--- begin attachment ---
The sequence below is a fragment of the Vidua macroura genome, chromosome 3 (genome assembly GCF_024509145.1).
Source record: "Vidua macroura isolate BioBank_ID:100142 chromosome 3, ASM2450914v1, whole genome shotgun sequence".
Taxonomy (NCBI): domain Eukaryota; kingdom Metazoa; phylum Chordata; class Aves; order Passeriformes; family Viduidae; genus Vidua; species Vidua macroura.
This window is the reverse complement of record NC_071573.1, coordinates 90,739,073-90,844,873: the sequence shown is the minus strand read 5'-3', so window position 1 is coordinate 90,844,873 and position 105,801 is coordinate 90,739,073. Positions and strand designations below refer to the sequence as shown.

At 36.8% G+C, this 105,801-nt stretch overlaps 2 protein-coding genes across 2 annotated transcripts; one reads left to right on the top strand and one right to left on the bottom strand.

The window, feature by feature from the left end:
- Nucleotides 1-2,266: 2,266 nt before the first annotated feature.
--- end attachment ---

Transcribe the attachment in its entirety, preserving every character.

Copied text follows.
The sequence below is a fragment of the Vidua macroura genome, chromosome 3 (genome assembly GCF_024509145.1).
Source record: "Vidua macroura isolate BioBank_ID:100142 chromosome 3, ASM2450914v1, whole genome shotgun sequence".
Taxonomy (NCBI): domain Eukaryota; kingdom Metazoa; phylum Chordata; class Aves; order Passeriformes; family Viduidae; genus Vidua; species Vidua macroura.
This window is the reverse complement of record NC_071573.1, coordinates 90,739,073-90,844,873: the sequence shown is the minus strand read 5'-3', so window position 1 is coordinate 90,844,873 and position 105,801 is coordinate 90,739,073. Positions and strand designations below refer to the sequence as shown.

At 36.8% G+C, this 105,801-nt stretch overlaps 2 protein-coding genes across 2 annotated transcripts; one reads left to right on the top strand and one right to left on the bottom strand.

The window, feature by feature from the left end:
- Nucleotides 1-2,266: 2,266 nt before the first annotated feature.